Dead Sea

Dead Sea
Try it with your sandals! Everything floats!

Huge chunks of salt lay at the bottom so make sure you don’t cut your feet! You can pick up chunks as large as a basketball all around the Dead Sea. It’s really something to see. So after you get your float on, your skin will feel velvety smooth and it’s time for the famous Dead Sea Mud Bath. It’s supposed to be amazing for your skin, not so sure about that but it does feel great. After the mud dries, head back to the water to carefully (read: carefully) rinse it all off. There are fresh water showers all around the beach so hit that afterwards to get all the salt off your burning body.

Dead Sea

Dead Sea

Dead Sea
The sand was brutally hot!

After you rinse off the mud, you’ll feel baby-skin smooth. People come from all around the world to the Dead Sea for its healing attributes and the uniqueness of it all. I’ve been several times and each time I go it’s as good as the first time. Just make sure you rinse all over (ALL OVER) when you finish there. About 2 hours is good, as once your… private areas… start burning you’ll be aching for a cold shower. Next time I visit I plan on hitting it from the Jordanian side. The Israeli side has been developed much more however I’ve heard great things about hitting the Dead Sea from the east side of the sea.

Dead Sea

Dead Sea
Fancy a camel ride? The SUVs of the desert
Dead Sea
Mountains of the ancient Judean Desert
Dead Sea
The same in any language
Dead Sea
We opted for ‘al aish’, Hebrew for barbecue

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Tel Aviv Ya Habibi Tel Aviv

Tel Aviv, Israel

Tel Aviv is the party capital of the Middle East and a hub for high-tech

Israel is home to 3 of the major world religions and Tel Aviv is where you go to take a break from them all.

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Tel Aviv
View of Tel Aviv South to North (right to left)

Tel Aviv has a magic and charm so great that I lived there for several years! A bustling and growing city located on the Mediterranean Sea, the sprawling mass of buildings and cars make it hard to believe that this entire area was swampland only 100 years ago. For a traveler passing through, Israel’s economic capital is quite pricey and the food and lodging is something you’ll have to plan for. The nightlife is incredible but you’ll have to spend your money wisely as a round of drinks for four can cost around 120 Israeli shekels ($30 USD) or more!

Tel Aviv
Kikar Dizengoff (Dizengoff Square – Right) from the rooftop of the City Chic Hotel

Awesome weather year-round makes Tel Aviv a perfect spot to spend a bit of time (with the partial exception of the ‘winter’ – basically half of January and February). Contrary to what you’ll hear daily in the media, Tel Aviv is incredibly safe and women routinely walk late at night through the entire city usually without any problem. As with all big cities, of course you should exercise caution and cab it if you must. Domestic crime other than petty theft or opportunistic thievery is quite rare (definitely don’t leave a bicycle unlocked!) which is a huge plus for extended stays in this city.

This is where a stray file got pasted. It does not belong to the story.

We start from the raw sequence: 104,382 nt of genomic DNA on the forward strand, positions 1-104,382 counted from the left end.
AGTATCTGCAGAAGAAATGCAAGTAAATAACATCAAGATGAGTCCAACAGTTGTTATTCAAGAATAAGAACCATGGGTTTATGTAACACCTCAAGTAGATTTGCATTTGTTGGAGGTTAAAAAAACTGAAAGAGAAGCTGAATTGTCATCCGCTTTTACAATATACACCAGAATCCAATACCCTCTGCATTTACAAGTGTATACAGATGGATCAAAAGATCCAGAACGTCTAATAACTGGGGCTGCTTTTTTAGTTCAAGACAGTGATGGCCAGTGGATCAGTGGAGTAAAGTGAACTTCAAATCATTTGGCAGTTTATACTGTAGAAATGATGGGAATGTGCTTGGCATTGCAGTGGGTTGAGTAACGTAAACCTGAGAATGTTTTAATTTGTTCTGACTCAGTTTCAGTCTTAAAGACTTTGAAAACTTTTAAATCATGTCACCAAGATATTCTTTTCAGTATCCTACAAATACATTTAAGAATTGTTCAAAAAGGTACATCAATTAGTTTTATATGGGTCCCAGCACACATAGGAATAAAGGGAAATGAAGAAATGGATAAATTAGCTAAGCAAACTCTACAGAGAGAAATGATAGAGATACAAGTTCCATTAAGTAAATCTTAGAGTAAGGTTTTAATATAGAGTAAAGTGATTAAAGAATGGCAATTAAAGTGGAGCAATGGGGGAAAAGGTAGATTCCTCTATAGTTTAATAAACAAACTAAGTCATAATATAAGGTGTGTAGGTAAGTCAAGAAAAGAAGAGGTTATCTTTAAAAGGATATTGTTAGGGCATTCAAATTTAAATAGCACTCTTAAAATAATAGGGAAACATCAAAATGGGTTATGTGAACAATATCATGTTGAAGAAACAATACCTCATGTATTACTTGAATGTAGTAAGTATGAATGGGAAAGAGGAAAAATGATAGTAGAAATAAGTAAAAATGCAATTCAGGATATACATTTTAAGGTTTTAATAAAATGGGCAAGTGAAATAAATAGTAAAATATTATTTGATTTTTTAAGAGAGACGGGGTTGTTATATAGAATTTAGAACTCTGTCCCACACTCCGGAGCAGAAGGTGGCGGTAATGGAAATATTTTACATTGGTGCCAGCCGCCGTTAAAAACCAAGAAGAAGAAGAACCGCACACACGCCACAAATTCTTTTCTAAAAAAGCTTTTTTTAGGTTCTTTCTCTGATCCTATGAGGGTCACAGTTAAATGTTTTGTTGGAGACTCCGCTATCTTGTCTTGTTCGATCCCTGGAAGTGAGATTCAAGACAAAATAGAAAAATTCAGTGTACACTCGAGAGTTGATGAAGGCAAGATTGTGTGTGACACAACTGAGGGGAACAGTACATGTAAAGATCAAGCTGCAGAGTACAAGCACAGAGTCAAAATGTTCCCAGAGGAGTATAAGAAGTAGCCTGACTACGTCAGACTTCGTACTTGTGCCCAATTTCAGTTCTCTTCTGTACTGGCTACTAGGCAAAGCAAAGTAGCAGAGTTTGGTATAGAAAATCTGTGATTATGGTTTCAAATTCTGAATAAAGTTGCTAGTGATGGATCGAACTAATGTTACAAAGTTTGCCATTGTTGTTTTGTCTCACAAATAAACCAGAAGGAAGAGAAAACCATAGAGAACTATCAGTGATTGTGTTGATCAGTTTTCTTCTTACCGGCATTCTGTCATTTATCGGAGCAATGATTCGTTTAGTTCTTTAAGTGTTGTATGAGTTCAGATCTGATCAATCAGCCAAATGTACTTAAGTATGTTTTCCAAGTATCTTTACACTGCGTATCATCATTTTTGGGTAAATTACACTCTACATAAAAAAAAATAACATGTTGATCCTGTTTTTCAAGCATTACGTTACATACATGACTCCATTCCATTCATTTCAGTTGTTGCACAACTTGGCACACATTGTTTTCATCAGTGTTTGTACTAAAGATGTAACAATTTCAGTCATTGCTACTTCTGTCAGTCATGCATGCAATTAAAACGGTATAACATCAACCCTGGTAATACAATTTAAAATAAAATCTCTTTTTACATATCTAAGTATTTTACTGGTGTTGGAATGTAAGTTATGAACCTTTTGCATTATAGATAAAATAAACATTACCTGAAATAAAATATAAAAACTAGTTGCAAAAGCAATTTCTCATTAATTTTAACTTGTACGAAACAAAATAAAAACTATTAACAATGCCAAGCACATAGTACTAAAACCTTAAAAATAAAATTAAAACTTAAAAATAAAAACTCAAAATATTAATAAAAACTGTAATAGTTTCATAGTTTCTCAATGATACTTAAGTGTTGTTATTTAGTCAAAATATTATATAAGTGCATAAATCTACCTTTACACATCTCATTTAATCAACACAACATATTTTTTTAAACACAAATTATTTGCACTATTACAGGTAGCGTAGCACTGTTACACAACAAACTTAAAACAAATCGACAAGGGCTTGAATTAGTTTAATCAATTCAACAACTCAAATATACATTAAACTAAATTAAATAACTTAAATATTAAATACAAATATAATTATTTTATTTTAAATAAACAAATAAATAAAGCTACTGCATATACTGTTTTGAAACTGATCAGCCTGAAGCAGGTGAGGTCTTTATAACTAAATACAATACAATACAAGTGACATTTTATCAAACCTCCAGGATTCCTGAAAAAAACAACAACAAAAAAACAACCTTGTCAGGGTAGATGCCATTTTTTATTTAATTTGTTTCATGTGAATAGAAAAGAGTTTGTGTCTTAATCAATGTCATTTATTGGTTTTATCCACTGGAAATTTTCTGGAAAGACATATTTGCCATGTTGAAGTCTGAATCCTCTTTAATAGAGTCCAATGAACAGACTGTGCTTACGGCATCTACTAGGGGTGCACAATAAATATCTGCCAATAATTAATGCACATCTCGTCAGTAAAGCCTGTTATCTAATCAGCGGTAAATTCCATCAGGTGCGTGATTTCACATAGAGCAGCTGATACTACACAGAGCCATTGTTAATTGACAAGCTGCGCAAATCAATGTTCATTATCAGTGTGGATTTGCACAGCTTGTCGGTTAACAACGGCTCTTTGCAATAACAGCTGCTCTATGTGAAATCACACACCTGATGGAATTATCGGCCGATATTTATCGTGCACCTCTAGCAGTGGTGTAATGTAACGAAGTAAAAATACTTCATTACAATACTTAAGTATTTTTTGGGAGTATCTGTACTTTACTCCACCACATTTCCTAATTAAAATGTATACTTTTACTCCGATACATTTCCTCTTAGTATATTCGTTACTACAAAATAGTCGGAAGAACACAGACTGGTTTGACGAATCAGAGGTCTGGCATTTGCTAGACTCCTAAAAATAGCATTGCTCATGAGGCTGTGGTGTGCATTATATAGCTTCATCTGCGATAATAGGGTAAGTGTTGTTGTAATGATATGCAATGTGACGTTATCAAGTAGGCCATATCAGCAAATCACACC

Tel Aviv
SUP (Stand-up Paddle Boarding), kayaking, surfing, waterboarding and kiteboarding are all for rent and hugely popular

Tel Aviv is a huge vacation spot for tourists from all over the world. A day on the beach and you’ll hear Hebrew, American & British & South African and Australian accents, Russian, French, Arabic, Spanish, Italian and more! It’s considered the most inclusive city in the Middle East for all religions and is considered the Gay Capital of the Middle East. The annual Gay Pride Parade is really something to see even if that isn’t your persuasion. Parties around the clock keep everyone entertained and coffee shops are buzzing all day long.

Tel Aviv
Street parties are a must in Tel Aviv
Tel Aviv
Candy at the Tel Aviv Shuk (Market)
Tel Aviv
Tel Aviv Architecture
Tel Aviv
Rent paddle boats and canoes on the HaYarkon River

I could write for days on the Bauhaus architecture that lines the city, on how Tel Aviv is a capital for world high-tech and startups, on the parks and incredible food… the list goes one. I’ll post more in the months coming up but for now I’ll leave you with some of my favorite cell phone shots from around the city.

Tel Aviv
Tehina, jachnun, egg and ‘resek’ – fresh tomato sauce
Tel Aviv
Football on Tel Aviv Beach

Tel Aviv

Tel Aviv
Tel Aviv is incredibly dog-friendly
Tel Aviv
Kikar Dizengoff
Tel Aviv
Azrielli Center, a hub for business, high-tech and shopping
Tel Aviv
Sailboats at Jaffa Port